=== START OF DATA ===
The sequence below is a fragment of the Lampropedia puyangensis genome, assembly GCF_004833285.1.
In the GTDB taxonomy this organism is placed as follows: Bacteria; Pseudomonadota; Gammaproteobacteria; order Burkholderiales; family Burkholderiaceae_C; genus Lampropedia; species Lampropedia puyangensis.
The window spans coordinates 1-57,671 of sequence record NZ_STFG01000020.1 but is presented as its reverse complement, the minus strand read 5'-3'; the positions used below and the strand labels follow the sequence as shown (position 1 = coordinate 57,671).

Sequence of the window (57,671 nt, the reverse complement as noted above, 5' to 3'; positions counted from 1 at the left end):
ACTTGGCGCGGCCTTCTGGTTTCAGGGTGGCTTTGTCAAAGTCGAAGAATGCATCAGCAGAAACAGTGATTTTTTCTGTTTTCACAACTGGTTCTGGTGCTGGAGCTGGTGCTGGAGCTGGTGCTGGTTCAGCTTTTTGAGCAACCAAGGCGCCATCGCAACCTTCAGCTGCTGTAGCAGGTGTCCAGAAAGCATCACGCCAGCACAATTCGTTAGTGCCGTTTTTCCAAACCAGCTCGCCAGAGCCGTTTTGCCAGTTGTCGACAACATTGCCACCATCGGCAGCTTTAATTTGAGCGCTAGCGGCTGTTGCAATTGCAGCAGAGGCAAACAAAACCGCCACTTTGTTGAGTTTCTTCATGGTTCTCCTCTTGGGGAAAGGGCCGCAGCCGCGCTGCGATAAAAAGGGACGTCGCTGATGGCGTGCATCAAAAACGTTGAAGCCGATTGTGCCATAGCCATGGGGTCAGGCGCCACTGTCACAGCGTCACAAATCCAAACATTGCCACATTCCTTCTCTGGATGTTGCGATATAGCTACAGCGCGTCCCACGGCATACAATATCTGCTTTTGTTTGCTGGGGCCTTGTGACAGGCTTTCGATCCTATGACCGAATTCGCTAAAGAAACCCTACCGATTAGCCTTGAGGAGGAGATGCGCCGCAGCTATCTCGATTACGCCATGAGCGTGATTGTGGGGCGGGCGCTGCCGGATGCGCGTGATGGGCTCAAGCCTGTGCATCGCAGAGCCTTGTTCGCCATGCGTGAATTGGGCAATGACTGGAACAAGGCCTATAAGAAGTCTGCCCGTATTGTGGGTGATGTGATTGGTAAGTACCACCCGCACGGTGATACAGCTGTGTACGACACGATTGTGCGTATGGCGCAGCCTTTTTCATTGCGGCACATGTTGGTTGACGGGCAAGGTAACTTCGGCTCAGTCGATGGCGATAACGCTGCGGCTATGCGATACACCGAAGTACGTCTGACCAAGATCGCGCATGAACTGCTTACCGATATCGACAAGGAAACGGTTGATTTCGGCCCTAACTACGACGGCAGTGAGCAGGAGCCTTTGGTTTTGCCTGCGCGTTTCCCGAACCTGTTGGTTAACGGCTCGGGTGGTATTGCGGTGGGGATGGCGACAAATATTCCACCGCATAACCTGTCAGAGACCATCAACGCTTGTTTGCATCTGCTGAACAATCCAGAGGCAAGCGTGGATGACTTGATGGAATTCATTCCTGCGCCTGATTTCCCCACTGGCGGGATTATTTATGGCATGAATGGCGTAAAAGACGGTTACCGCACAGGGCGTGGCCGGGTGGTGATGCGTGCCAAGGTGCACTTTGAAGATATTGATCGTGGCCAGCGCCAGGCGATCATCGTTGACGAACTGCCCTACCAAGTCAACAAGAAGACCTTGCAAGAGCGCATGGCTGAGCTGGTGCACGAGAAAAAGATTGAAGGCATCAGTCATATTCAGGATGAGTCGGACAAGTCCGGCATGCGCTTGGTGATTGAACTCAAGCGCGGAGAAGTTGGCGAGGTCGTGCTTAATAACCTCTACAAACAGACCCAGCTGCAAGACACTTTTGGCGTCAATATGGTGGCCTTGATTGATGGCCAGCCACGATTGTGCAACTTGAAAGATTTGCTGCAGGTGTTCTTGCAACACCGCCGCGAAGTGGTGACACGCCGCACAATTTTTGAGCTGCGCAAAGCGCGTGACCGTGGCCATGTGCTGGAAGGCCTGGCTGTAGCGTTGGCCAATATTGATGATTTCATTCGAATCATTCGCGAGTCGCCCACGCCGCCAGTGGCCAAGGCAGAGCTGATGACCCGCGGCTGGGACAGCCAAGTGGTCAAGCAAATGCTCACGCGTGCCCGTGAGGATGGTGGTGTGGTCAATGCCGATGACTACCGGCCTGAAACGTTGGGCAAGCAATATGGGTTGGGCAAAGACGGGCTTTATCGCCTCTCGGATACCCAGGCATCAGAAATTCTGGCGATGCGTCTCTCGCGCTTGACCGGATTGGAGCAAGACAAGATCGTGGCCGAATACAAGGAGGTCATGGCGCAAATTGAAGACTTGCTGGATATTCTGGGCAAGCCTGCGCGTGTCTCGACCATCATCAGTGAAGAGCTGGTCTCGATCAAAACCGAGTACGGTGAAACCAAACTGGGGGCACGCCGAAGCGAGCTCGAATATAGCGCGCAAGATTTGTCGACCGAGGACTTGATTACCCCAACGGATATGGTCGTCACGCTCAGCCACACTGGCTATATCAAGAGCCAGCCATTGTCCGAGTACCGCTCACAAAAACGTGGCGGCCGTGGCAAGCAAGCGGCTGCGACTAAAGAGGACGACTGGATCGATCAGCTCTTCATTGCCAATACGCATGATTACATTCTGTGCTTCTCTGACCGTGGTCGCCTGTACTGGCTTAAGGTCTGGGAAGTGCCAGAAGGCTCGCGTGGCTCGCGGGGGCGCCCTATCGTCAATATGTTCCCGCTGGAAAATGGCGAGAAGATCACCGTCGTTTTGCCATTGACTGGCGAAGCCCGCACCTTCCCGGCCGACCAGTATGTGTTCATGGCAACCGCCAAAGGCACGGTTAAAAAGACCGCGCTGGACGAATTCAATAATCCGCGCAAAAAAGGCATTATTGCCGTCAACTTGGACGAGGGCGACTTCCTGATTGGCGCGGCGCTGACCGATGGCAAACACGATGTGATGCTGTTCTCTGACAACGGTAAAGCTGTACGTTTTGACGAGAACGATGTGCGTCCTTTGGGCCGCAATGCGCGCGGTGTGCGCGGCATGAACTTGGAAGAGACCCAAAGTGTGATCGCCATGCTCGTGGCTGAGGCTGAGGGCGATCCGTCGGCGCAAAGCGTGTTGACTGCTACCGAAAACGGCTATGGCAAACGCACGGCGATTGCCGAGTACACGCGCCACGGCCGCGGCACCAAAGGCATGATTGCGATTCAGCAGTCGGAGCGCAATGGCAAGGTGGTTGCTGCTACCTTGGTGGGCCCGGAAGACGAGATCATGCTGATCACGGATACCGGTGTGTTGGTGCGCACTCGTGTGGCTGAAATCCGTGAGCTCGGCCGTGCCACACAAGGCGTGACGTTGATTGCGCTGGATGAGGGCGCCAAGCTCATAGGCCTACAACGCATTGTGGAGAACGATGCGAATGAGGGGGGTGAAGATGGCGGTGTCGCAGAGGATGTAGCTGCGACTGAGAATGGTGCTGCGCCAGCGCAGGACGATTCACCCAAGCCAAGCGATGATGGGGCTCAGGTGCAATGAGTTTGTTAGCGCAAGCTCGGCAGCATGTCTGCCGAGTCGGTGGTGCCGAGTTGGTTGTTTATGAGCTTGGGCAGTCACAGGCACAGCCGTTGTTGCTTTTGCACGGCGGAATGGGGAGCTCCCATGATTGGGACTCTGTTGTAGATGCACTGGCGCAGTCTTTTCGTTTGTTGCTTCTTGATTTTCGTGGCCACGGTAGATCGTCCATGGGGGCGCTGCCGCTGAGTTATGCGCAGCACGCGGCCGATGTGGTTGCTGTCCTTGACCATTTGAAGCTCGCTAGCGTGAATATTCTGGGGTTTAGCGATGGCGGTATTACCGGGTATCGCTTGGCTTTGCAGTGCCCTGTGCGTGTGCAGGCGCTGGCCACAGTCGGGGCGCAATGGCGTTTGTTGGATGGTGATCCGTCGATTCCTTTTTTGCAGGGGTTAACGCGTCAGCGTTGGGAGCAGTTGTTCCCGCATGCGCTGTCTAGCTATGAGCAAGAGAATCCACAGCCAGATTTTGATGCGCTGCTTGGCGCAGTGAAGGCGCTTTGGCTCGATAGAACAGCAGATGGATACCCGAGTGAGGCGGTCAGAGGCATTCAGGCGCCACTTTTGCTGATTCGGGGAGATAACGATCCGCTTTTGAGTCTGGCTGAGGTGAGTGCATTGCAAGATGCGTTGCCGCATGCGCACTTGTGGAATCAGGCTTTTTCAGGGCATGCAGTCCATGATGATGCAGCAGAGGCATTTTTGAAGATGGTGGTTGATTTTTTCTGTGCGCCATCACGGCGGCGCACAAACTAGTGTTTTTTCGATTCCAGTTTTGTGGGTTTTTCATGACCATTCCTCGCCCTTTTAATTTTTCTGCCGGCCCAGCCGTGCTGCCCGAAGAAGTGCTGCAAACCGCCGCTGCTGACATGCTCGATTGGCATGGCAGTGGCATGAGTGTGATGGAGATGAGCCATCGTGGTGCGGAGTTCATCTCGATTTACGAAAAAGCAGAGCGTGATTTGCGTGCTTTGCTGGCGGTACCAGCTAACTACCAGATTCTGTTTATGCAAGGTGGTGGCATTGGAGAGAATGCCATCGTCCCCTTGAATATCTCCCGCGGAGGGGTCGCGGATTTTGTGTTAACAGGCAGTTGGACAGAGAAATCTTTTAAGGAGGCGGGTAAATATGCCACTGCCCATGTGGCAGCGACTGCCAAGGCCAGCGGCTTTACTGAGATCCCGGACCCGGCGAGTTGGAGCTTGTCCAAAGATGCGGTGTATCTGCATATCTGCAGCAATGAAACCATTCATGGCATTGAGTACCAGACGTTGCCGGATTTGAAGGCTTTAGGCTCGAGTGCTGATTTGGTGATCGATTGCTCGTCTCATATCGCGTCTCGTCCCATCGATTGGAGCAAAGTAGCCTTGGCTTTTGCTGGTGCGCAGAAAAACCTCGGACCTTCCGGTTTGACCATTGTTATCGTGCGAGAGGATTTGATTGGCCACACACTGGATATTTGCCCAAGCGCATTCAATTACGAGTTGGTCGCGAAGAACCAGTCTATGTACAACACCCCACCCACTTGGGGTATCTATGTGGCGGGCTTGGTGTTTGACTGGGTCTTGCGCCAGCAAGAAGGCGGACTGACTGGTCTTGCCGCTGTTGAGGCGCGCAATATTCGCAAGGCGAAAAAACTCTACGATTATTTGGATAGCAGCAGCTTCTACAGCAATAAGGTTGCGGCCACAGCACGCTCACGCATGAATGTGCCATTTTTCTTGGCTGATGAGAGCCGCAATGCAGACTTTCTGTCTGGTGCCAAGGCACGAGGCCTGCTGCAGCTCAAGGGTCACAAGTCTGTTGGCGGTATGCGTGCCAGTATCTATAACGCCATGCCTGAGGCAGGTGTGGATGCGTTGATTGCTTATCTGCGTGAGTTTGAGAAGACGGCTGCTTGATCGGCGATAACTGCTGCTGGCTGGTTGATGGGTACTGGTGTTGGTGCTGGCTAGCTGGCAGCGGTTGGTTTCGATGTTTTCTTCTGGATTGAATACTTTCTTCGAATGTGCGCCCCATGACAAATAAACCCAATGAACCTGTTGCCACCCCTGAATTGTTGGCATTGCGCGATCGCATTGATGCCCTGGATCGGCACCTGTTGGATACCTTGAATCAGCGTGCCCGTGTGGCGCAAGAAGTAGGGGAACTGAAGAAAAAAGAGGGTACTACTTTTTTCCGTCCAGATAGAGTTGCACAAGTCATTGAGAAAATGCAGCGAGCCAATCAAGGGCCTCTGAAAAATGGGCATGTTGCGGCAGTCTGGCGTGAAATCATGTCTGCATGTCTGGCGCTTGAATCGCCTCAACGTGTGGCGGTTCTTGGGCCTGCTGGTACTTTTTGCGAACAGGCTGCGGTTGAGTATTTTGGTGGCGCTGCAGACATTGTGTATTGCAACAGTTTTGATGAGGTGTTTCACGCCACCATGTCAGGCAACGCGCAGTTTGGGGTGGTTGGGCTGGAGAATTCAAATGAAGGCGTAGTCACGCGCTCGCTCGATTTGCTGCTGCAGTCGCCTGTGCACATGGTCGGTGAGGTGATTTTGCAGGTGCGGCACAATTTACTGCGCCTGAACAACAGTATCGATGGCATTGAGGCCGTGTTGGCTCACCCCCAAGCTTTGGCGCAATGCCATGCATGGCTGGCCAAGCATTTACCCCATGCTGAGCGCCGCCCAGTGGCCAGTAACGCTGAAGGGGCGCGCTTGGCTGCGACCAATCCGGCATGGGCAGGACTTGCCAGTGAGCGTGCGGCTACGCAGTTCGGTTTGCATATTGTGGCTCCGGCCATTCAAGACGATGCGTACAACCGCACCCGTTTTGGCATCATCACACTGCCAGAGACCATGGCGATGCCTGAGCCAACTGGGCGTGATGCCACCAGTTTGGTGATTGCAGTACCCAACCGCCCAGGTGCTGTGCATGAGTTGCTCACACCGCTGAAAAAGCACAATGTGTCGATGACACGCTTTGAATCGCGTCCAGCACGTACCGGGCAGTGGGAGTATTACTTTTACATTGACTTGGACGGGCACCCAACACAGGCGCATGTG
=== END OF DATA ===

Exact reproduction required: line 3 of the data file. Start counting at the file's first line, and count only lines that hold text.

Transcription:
The window spans coordinates 1-57,671 of sequence record NZ_STFG01000020.1 but is presented as its reverse complement, the minus strand read 5'-3'; the positions used below and the strand labels follow the sequence as shown (position 1 = coordinate 57,671).